Reasonable Factor Unrelated to Age. In E.E.O.C. v. Com. of Mass., 987 F.2d 64 (1st Cir. 1993), the court addressed the reasonable factor principle considering a law requiring state employees over age 70 to pass annual physical examinations. If an employee failed the physical, the Commonwealth terminated the person's employment. There, the Commonwealth argued that employees over age 70 were not involuntarily retired because they are over age 70, but because their mental and or physical faculties were failing.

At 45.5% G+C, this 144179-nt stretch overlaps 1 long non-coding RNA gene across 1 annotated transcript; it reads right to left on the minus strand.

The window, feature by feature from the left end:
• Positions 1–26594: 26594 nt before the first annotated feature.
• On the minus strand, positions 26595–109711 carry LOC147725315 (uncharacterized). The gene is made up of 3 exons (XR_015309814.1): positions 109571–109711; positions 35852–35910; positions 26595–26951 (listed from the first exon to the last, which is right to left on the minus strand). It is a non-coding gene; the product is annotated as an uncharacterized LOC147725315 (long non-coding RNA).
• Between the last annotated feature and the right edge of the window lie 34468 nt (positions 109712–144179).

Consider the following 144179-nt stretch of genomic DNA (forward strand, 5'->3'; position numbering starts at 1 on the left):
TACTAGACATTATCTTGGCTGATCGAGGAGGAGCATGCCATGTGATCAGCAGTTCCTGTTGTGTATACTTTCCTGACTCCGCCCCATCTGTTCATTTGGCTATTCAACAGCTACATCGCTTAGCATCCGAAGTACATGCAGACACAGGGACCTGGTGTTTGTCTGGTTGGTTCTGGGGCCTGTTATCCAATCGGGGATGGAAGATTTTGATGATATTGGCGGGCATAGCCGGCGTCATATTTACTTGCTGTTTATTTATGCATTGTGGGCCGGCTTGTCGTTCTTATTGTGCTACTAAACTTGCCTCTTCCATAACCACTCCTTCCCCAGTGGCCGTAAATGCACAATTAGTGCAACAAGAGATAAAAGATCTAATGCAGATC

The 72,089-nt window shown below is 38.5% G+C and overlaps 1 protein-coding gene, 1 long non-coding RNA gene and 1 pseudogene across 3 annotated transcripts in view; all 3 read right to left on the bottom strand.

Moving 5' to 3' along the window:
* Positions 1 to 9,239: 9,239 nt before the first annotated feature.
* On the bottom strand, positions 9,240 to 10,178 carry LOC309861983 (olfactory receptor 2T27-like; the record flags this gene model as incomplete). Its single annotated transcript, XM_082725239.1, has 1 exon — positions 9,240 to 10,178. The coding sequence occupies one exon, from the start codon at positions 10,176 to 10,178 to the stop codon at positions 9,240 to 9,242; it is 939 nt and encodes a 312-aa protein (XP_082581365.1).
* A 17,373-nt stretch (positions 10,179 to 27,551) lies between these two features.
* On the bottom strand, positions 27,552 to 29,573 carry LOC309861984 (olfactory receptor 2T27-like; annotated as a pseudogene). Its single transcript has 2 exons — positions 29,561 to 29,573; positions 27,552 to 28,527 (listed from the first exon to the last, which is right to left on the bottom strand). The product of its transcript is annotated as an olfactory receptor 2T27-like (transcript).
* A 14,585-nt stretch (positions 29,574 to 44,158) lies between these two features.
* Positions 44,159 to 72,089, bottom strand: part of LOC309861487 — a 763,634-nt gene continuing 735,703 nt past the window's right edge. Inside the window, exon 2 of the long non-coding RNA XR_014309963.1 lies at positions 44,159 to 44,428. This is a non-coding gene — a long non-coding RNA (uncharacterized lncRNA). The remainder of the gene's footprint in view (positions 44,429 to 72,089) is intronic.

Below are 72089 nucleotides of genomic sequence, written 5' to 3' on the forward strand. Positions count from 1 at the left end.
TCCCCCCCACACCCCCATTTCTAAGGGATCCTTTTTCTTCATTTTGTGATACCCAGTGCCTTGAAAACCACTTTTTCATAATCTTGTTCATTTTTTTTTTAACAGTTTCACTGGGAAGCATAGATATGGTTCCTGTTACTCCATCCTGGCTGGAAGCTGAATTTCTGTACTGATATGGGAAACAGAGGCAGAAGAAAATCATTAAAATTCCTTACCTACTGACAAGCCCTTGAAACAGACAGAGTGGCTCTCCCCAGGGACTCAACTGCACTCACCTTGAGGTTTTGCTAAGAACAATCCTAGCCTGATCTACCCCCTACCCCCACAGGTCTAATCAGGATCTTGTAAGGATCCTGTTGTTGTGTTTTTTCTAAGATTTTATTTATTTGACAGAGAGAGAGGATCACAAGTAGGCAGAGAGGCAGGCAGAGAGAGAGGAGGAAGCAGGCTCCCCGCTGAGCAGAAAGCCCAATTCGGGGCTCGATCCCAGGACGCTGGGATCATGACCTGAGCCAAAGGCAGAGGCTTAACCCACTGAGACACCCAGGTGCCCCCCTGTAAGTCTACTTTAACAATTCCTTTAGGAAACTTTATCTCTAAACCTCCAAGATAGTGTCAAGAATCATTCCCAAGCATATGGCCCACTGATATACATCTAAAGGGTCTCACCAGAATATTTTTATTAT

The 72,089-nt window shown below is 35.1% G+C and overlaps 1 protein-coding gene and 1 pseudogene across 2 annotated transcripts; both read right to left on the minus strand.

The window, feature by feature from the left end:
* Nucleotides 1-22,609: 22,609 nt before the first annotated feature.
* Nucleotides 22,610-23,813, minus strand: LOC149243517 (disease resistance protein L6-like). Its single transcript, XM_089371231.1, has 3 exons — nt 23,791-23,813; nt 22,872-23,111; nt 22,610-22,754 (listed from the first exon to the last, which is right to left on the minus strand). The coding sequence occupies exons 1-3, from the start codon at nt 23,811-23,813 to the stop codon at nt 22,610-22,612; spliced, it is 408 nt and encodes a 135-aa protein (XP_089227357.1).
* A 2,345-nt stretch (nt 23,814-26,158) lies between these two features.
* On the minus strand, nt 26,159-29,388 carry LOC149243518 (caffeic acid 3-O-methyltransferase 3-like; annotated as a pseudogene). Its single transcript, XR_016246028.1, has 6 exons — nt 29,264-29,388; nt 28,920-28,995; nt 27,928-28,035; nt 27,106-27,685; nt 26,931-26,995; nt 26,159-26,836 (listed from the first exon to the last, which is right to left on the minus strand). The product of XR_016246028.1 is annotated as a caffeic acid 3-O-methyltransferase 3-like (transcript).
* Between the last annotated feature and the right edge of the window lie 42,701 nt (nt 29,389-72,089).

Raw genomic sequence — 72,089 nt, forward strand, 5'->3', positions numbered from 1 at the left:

The court rejected the argument, citing Los Angeles Dep't of Water & Power v. Manhart, 435 U.S. 702, (1978), where the Supreme Court confronted and rejected a similar argument. Manhart involved a policy of the Los Angeles Department of Water and Power requiring larger contributions from women than men to the department's pension fund because women as a group live longer than do men as a group. Plaintiffs claimed that the contribution differential constituted discrimination on the basis of sex. The department answered that sex was not the factor on which the distinction was being drawn; it was longevity. The Court rejected this contention, holding that but for their sex, women would not be required to pay more for their retirement benefits. While as a class women tend to live longer than men, all individuals in the respective classes do not share the characteristics that differentiate the average class representatives (Id. at 708). Thus, the Court reasoned that even where characteristics may be class-based, Title VII of the Civil Rights Act requires fairness to individuals rather than to classes (Id).